Other lesser anomalies find similarly satisfying solutions.

And, of course, since Peregrinus at some point became an apostate, there is an overall plausible reason why a later Christian would have needed to disguise the letters if he wanted to use them.

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Second Century Witness — or Lack Thereof — to an Ignatius of Antioch

My theory can explain too, why the name ‘Ignatius’—with a single questionable exception to be considered shortly—is nowhere to be found in any second-century Christian writings outside of the letter collection itself. (more…)

2013/02/24

Invitations to Watch a Martrydom: The Letters of Ignatius (or Peregrinus) continued

This post is a continuation of Solving a Puzzle (or four) in the Letters of Ignatius: The Christian Years of Peregrinus

IN MY PREVIOUS POST I argued that the Asian delegates to Antioch mentioned in the letters to Philadelphia and to Smyrna should be identified as being part of the Asian delegations that, according to Lucian, were sent to encourage Peregrinus when he was imprisoned by the governor of Syria.

The author of the letters was Peregrinus, I maintain, and when he wrote them he himself was being led in chains to Antioch for imprisonment and— he hoped—martyrdom.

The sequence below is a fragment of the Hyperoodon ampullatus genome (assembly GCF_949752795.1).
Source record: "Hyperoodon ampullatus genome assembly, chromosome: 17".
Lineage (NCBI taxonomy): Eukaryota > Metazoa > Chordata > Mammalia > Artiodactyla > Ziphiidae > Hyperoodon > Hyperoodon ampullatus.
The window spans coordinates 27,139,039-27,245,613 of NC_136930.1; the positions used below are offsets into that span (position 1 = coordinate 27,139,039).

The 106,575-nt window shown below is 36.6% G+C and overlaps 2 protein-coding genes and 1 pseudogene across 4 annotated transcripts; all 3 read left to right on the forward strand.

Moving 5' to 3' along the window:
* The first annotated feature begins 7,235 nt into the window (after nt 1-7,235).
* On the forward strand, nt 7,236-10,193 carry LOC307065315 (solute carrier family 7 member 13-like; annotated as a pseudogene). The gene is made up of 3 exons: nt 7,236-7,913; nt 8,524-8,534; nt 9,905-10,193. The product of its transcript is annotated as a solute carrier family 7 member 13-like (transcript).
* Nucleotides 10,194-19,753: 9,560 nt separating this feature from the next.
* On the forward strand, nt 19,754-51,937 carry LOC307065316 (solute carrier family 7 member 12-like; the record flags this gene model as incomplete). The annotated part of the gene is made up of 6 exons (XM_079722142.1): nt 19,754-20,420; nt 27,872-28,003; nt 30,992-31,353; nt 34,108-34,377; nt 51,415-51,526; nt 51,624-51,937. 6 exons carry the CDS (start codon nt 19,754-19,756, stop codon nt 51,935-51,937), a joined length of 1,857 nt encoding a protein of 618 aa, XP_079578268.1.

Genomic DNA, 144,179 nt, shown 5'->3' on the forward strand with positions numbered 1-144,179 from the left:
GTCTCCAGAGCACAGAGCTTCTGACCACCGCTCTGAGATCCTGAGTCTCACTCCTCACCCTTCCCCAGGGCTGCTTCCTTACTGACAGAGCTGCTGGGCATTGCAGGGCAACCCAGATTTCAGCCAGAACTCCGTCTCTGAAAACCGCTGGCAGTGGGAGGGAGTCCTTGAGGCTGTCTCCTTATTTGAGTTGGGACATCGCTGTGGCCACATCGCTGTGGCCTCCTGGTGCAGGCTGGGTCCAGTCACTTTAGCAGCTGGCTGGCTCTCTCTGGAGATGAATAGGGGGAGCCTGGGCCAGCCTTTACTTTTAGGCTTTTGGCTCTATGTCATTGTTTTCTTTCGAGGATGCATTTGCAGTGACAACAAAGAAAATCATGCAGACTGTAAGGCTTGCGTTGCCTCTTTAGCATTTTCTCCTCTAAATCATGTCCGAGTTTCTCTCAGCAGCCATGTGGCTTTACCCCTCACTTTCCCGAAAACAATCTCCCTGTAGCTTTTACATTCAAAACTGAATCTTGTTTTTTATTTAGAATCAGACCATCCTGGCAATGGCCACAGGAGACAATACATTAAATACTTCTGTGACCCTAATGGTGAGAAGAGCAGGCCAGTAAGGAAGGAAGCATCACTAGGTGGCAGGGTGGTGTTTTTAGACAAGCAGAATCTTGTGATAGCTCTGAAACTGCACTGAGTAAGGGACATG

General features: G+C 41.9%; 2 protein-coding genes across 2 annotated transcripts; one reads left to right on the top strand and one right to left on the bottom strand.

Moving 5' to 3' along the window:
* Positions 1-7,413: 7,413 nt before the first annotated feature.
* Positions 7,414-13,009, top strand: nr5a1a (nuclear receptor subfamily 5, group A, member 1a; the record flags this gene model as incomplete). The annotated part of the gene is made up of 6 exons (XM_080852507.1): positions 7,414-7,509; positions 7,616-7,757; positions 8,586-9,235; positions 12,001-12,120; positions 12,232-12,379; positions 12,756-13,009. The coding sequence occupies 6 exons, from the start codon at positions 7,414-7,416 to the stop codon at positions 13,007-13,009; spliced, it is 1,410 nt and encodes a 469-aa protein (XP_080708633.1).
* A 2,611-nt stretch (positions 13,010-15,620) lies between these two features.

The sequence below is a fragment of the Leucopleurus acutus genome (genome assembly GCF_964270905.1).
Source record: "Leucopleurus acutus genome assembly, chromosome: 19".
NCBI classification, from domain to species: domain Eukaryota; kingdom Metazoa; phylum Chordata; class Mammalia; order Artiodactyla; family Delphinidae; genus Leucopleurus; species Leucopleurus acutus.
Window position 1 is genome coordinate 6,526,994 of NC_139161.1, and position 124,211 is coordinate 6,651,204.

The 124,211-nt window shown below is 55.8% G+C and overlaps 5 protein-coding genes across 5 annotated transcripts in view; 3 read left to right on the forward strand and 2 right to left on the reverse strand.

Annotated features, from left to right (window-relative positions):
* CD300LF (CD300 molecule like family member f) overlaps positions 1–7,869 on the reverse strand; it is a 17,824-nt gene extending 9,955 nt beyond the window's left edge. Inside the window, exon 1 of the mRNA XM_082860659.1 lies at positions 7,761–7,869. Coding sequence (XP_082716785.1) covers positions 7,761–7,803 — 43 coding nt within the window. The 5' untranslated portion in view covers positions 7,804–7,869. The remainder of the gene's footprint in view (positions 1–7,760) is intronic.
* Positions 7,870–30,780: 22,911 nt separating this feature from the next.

And having heard that the recent factional turmoil in the church of Antioch had ceased, he wanted the churches in Philadelphia, Smyrna and other cities in Asia to appoint delegates to go Antioch for his martyrdom.

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THIS POST will inspect the other letter that he wrote after learning that peace had been restored in the Antiochene church.
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That letter is the letter to Polycarp, and although it was written at the same time as the letters to Philadelphia and Smyrna, it differs from them in several significant particulars. As will be seen, these differences are the clue to its true character.

Solving the many puzzles of this letter will confirm that the would-be martyr was indeed being led to Antioch, not Rome.

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The Letter to Polycarp

Polycarp is identified as the bishop of Smyrna in the letter addressed to him but, strangely, not in the letter to the Smyrneans that was written at practically the same time.

one would never guess that the two men had just parted

The prisoner wrote the two letters just a short while after his departure from Smyrna, having visited with Polycarp and his church during his stop there. Yet, from the kind of advice contained in the first five chapters of the letter to Polycarp, one would never guess that the two men had just parted. One could legitimately wonder why they didn’t discuss the material in those chapters when they talked face-to-face presumably just days before. And the advice to Polycarp regarding his responsibilities to the members of his church who are widows, or married, or slaves (IgnPoly 4 & 5) looks like advice for a newly installed bishop.

It looks like most blessed Polycarp has been forced into a text where he was not originally present.

(more…)

2013/02/16

Solving a Puzzle (or four) in the Letters of Ignatius: The Christian Years of Peregrinus